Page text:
In 2084, humanity had finally turned its back on burning the ancient remains of a bygone era, only to find itself shackled to the caprices of the sun and wind.

In the year 2084, the world had reached an equilibrium of sorts — a strange, unbalanced balance that no one had aimed for but had settled into, like dust after a storm. The skies, once bustling with the egalitarian hustle of air travel, had quieted down, reserved now for the sleek, whispering jets of the elites: politicians who crafted the future from the clouds; entertainment superstars like Brittany Quick, whose laughter filled the air more than any long-gone bird’s song; and tech billionaires, the new deities who decided what the world needed next.

Below them, the world moved on wheels and rails, in silent electric vehicles and trains that snaked through the landscapes, their schedules dictated not by the clock, but by the whims of the power grid.

Electricity, the lifeblood of this new era, was in perennially short supply. The irony was palpable. Humanity had finally turned its back on burning the ancient remains of a bygone era, only to find itself shackled to the caprices of the sun and the wind. The earth, a patchwork of solar arrays and wind turbines, no longer sang with the chirps of birds or the flutter of bats. They had vanished, casualties of progress, leaving behind a burgeoning population of rodents and insects that feasted on the crops, unchallenged. The morning air was filled with the mechanical thrumming of turbine blades, a requiem for the lost melodies of nature — and to some, a maddening source of migraines.

Far from the public eye, a conflict raged in the heart of Congo, where the earth bled rare minerals essential for the batteries that powered the new world. Here, child laborers, who had long toiled under the yoke of Chinese corporate overlords, rose in a violent revolt that claimed thousands of lives, threatening stretched supply chains. The news of this distant war barely rippled across the surface of the global consciousness; it was drowned out by the latest celebrity scandal or political maneuver.

In a small town, far removed from the corridors of power and the battlefields of resource wars, an inventor toiled away in obscurity. In his cluttered garage, amid relics of a bygone technological era, he had resurrected a forbidden marvel — the internal combustion engine. This new vehicle, a contraption pieced together with ingenuity and defiance, promised a revolution. It was lighter than any electric vehicle, cheaper to build, gentler on the roads, could be refueled in just a 10th of the time, and was capable of going distances that electric dreams couldn’t match. More importantly, it asked for none of the rare earth elements that blood was spilled for, while requiring half the steel that had to be torn from the Earth’s crust.

The demand for such a thing would be enormous, the inventor knew — making him rich and famous — but also improving the lives of billions of people around the world, tapping the virtually limitless reserves of petroleum he knew to be abundant in his nation and many others around the world.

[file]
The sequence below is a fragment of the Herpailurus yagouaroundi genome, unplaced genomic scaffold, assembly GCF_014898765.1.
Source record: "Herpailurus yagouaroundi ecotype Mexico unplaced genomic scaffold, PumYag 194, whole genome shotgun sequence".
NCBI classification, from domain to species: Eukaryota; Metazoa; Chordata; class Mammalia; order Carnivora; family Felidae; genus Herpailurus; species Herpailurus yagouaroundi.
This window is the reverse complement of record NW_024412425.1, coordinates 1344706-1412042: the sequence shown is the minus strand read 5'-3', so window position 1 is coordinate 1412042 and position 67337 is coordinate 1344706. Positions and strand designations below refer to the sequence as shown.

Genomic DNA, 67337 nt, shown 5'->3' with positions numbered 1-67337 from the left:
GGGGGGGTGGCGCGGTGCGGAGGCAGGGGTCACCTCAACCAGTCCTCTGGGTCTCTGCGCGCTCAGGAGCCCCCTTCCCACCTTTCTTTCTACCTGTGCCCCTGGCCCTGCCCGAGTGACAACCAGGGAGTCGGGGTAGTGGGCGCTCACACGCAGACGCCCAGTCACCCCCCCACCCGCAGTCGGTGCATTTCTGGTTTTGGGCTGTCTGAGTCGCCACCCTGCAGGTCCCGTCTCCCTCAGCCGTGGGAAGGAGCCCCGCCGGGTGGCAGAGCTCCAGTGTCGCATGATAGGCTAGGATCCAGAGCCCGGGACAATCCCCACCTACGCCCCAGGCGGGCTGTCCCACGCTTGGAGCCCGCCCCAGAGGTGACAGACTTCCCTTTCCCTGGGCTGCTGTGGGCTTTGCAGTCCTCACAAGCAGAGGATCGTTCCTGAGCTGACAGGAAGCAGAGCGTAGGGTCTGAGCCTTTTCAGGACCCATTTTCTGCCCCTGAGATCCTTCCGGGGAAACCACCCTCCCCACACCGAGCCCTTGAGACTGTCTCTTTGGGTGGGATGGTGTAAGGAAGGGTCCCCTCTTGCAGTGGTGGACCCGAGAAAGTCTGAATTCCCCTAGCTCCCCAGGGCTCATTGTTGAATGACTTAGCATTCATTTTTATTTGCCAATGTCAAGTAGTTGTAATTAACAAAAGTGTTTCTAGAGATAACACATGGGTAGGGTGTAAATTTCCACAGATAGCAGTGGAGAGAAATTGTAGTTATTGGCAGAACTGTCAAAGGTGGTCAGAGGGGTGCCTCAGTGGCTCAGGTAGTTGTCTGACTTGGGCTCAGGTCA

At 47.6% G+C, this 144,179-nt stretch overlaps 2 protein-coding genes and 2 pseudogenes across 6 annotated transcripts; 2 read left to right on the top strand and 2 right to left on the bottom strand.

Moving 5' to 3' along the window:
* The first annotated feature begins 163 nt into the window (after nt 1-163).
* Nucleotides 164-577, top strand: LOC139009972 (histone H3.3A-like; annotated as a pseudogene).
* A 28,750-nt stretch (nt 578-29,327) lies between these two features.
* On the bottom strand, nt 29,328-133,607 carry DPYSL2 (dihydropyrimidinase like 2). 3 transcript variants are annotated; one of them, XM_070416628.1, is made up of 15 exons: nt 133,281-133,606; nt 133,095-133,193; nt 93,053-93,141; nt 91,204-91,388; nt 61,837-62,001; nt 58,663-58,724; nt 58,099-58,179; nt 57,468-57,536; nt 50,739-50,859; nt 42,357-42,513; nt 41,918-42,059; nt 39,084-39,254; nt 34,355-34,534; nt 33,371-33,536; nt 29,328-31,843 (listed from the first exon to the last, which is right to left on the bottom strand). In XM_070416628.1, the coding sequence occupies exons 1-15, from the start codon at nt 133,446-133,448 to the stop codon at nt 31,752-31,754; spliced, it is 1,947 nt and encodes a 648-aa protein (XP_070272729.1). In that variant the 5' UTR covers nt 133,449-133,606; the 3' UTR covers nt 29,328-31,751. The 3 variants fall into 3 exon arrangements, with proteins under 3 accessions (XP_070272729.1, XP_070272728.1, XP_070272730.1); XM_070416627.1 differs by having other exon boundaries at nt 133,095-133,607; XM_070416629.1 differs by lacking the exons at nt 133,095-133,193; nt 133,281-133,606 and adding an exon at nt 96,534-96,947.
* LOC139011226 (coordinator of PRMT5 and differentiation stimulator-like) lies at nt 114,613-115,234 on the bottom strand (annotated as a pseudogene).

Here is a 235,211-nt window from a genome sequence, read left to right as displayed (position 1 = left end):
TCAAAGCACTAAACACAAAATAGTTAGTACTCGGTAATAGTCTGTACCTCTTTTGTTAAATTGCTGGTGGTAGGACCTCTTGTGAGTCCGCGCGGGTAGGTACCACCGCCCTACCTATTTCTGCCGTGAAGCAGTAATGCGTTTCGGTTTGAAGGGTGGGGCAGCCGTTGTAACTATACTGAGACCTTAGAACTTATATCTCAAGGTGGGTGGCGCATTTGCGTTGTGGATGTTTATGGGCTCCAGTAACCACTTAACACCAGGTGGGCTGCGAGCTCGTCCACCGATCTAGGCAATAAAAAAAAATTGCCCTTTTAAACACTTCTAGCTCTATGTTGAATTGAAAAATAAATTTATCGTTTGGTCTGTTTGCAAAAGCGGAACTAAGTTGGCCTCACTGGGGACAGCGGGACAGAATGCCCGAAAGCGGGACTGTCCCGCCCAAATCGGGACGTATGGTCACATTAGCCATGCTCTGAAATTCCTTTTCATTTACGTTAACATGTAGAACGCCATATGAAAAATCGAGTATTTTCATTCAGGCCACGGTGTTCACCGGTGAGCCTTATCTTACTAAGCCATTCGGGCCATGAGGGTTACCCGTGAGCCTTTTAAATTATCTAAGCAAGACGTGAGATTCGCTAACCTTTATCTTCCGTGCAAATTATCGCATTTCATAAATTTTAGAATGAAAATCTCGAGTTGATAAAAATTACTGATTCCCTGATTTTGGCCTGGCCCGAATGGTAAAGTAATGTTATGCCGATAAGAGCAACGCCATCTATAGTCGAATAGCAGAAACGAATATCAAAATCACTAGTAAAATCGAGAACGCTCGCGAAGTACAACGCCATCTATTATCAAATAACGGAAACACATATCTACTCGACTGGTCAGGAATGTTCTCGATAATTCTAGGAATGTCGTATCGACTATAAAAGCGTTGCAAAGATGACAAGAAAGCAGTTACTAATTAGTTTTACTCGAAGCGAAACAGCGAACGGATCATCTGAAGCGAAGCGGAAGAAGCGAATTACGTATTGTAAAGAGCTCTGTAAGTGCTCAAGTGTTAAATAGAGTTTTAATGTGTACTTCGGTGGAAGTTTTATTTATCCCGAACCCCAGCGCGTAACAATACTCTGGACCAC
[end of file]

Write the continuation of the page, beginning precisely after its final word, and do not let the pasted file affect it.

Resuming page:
To his friends, the inventor was a madman, dabbling in technologies that “Science” had condemned. They whispered warnings, their voices tinged with fear and awe, cautioning him against attracting the gaze of the “Office of the Chief Science Consensus Enforcement Division.” But the inventor, driven by visions of a different future, pressed on. His creation was not just a vehicle; it was a statement, a challenge to the status quo, a beacon of hope for those who had been grounded by the new world order.

The end, when it came, was neither grand nor dramatic. It was as mundane as the arrest of a single individual can be. The inventor, caught in the act of driving his creation, was swiftly apprehended by the Enforcement Division — called “Big ED” by the masses. His friends, who had once admired his courage from a safe distance, turned their backs, their fear of attracting attention outweighing their loyalty or curiosity at his creation.

The inventor’s contraption was dismantled, its pieces scattered to the winds, a clear message to any who dared dream of deviating from the prescribed path of Progress. The skies remained the domain of the elites, the roads and rails below choked with the silent procession of electric vehicles, and the power grid continued its capricious dance, dictating the pace of life on the ground.

Yet the story of the inventor lingered, a whisper of dissent that refused to be silenced. It traveled through the underground networks of discontent, a legend of resistance against a future that had been decided without consent. In the hushed conversations of those who remembered the world before, the inventor’s tale was a spark, a reminder that even in the most dystopian of futures, the human spirit, with its relentless drive for innovation and freedom, could not be entirely quenched.

But the true power of the inventor’s creation was not in its mechanics nor its defiance of electric limitations. It was in the idea it represented: Advancement is not a government-planned and coerced straight line leading to a predetermined destination, but a tangled web of possibilities, each path marked by the choices of free individuals in free markets daring enough to challenge the consensus — or who simply want something better for themselves and their families.

But in a world bound by the rules of the elites, the inventor’s engine was a threat that had to be annihilated — the physical object, the memory of it, and the idea of it.